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Re: new editor's draft of WSA available

From: Christopher B Ferris <chrisfer@us.ibm.com>
Date: Fri, 25 Oct 2002 07:26:34 -0400
To: "Jean-Jacques Moreau" <moreau@crf.canon.fr>
Cc: www-ws-arch@w3.org
Message-ID: <OFA46EBEAF.089DBC24-ON85256C5D.003DEE67-85256C5D.003EBAC3@rchland.ibm.com>
Jean-Jacques,

Please see below.

Cheers,

Christopher Ferris
Architect, Emerging e-business Industry Architecture
email: chrisfer@us.ibm.com
phone: +1 508 234 3624

"Jean-Jacques Moreau" <moreau@crf.canon.fr> wrote on 10/25/2002 07:09:20 
AM:

> Chris,
> 
> Wow! that was quick! Responses inline.
> 
> Jean-Jacques.
> 
> Christopher B Ferris wrote:
> >  > <moderate>
> >  > More imporantly, the terminology used used in the paragraph cited
> >  > above is at odds with that of SOAP (and possibly that of WSDL).
> >  > For example, "content model" vs. "module", "endpoint" vs. "node",
> >  > "provider" vs. "ultimate receiver". This is likely to create
> >  > confusion.
> >  > </moderate>
> > 
> > moot
> 
> I didn't see "moot" in the glossary; it is just an unresponsive 
> SOAP intermediary?  ;-)

lol!

> 
> >  > <moderate>
> >  > The following sentence gives the impression that, to access a
> >  > service, you always need to be a provider as well: "that function
> >  > as both requesters and providers".
> >  > </moderate>
> > 
> > Actually, its more screwed up than that. I REALLY don't like
> > requestor and provider as roles. Request implies response and
> > some messaging is purely oneway. I don't have time to redo the
> > whole section, and given that I haven't spoken up before, and DaveH
> > has asked us to hold our tongues w/r/t the terms used, versus the
> > definitions I'm going to leave this as is... too hard to deal with.
> > 
> > IMO, we should have been consistent with the terms used in SOAP1.2
> > 
> > (SOAP) sender
> > (SOAP) receiver
> > 
> > but, I digress:)
> 
> Would a quick, short term solution be to replace:
>    "that function as both requesters and providers"
> 
> with:
>     "that function as either resquester and providers,
>      or possibly as both"

Actually, with the request/response MEP, both agents/nodes operate
in both roles. The original requestor/sender sends a message and receives
and processes a message. The original service provider both receives and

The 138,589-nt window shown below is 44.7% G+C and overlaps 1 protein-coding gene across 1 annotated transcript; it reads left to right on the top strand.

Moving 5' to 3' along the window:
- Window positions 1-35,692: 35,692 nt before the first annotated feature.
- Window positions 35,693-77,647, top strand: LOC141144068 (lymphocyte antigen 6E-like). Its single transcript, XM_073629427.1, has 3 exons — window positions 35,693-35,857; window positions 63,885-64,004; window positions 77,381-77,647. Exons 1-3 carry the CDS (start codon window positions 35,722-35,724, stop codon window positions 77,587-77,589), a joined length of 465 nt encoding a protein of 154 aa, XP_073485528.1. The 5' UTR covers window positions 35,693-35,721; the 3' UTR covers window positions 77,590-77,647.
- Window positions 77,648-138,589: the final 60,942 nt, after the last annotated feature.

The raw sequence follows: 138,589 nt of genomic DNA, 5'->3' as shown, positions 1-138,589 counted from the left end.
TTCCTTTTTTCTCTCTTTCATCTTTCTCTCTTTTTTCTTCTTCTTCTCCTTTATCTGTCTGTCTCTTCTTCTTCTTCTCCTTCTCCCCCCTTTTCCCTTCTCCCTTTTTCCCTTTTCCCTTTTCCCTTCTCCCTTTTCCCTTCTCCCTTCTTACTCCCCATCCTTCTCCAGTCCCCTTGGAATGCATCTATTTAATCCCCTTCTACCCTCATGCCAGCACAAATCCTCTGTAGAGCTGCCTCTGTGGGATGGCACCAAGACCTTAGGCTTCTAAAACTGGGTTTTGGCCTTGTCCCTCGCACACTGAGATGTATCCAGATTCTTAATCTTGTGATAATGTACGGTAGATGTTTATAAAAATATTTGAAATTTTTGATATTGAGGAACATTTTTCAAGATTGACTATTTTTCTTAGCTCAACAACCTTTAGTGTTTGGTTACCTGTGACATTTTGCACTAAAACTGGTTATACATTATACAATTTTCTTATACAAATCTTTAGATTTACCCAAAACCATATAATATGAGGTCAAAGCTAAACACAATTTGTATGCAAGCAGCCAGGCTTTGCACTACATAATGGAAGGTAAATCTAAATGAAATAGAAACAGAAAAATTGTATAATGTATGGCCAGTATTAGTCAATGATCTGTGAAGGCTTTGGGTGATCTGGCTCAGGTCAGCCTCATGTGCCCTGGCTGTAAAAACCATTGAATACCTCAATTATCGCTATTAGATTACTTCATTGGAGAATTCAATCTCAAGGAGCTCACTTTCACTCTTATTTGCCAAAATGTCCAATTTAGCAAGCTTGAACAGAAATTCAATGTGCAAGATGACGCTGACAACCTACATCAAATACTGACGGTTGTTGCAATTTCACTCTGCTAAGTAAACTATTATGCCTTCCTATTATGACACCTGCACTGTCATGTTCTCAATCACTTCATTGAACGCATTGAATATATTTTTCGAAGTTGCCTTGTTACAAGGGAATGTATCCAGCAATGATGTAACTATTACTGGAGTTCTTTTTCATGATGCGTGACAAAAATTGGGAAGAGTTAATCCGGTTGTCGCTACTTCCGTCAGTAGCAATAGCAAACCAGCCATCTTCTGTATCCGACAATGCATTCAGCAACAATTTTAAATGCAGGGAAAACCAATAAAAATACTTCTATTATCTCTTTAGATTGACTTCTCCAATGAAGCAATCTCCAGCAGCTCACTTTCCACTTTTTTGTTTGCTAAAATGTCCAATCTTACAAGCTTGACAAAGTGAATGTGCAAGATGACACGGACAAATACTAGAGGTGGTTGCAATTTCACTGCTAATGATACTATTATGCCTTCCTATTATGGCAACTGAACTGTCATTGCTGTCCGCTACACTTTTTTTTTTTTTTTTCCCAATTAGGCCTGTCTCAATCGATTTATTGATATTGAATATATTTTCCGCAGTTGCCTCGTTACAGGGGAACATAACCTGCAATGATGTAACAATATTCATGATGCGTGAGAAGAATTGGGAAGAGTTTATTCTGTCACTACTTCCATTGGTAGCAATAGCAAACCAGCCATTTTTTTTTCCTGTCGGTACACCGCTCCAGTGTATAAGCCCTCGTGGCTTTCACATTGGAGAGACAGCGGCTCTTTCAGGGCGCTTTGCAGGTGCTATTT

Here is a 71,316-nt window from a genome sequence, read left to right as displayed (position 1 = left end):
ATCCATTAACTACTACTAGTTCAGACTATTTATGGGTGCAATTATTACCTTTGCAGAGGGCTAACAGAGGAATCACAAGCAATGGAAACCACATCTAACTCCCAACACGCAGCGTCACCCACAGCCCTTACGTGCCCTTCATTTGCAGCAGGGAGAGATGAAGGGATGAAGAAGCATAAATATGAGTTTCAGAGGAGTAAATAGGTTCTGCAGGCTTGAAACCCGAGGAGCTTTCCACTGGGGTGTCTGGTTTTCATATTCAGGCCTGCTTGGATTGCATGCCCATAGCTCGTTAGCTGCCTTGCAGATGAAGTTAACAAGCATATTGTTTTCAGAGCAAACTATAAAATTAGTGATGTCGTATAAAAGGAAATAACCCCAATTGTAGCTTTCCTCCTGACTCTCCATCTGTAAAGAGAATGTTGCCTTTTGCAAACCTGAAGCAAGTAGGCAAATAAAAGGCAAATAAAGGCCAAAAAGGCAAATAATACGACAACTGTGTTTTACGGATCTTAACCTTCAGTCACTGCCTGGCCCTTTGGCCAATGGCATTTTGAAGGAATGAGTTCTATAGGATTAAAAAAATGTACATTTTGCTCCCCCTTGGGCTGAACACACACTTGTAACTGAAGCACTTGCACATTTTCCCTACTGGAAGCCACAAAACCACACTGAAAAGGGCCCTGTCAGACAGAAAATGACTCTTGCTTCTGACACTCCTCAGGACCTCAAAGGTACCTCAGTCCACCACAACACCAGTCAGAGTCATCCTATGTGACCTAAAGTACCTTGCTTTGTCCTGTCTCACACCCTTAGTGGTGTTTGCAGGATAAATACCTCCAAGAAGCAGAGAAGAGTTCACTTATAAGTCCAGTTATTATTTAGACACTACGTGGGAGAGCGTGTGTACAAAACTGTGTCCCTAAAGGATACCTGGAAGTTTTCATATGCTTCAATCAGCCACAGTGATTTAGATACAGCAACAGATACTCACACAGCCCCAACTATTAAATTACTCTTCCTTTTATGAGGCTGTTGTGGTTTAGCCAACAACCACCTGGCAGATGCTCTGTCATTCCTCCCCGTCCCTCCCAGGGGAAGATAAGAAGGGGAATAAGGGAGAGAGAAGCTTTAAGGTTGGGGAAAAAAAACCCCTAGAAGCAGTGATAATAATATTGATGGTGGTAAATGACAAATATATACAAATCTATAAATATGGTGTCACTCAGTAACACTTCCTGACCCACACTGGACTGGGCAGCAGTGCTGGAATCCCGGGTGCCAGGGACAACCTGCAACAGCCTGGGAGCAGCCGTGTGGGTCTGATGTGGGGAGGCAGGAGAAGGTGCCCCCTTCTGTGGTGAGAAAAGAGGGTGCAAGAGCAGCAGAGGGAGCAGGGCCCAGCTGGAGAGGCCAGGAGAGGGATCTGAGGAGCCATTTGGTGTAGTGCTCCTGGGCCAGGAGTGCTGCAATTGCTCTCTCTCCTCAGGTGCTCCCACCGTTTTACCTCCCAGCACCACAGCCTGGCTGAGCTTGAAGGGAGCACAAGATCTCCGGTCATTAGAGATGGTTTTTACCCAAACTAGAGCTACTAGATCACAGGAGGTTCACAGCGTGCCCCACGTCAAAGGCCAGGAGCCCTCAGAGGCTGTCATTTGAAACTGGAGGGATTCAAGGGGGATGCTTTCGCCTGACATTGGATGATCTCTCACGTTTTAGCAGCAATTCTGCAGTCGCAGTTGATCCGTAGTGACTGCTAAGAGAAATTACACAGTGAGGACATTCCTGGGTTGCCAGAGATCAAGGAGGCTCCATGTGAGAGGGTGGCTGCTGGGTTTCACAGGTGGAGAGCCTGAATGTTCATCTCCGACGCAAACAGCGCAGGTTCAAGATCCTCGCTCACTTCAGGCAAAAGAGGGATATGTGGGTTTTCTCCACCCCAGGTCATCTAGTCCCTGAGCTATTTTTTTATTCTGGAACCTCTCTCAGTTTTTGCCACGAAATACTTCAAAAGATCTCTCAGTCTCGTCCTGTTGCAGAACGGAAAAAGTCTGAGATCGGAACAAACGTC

processes a message and sends a response.

> 
> >  > <important>
> >  > I disagree with the following sentence, both from a WSDL and SOAP
> >  > perspective:
> >  >    "The request/response pattern [should be MEP] is also often
> >  >     called the remote procedure call (RPC)."
> >  > Document exchanges work with request-response as well.
> >  > </important>
> > 
> > I believe that this was removed in a previous round of edits.
> 
> There's still a remnant in section 6 "The Bottom Up View of the 
> Architecture", paragraph starting with: "Figure 2 illustrates a 
> common message exchange pattern: request/response."

this section is anachronsitic. It is intended that it be fully harvested
and ultimately removed in a subsequent draft.

> 
> >  > <moderate>
> >  > "Here is a partial list of features:"
> >  > Why a partial list? Why a list at all?
> >  > </moderate>
> > 
> > Well, its only partial 'cuz we're still noodling on it:)
> > I think that it is fair to leave this as is. No harm, no foul.
> > As we unwrap this onion, we'll probably expose what we believe to
> > be a comprehensive, yet non-exclusive, list which is still
> > technically only a partial list.
> 
> Understood. My concern essentially came from the fact that the 
> tone and style in this section were very different and much less 
> polished that the rest of the document. Maybe an ednote to 
> indicate this is work in progress?

okay, that would work.

> 
> >  > <minor>
> >  > The appearance of the acronym "SOA" first comes as a shock: where
> >  > did the "P" disappear? It might be worth changing the acronym to
> >  > something less akin to "SOAP".
> >  > </minor>
> > 
> > SOA == Service Oriented Architecture... has been around for a while.
> > Yes, it is possibly too easily perceived as SOAP sans P.
> 
> My concern is that the acronym is never formally introduced. 
> There is no prior indication in the text that "SOA=Service 
> Oriented Architecture", only in drawings.

Okay, that makes sense.

> 
> 
> 
> 
> 
Received on Friday, 25 October 2002 07:39:34 GMT

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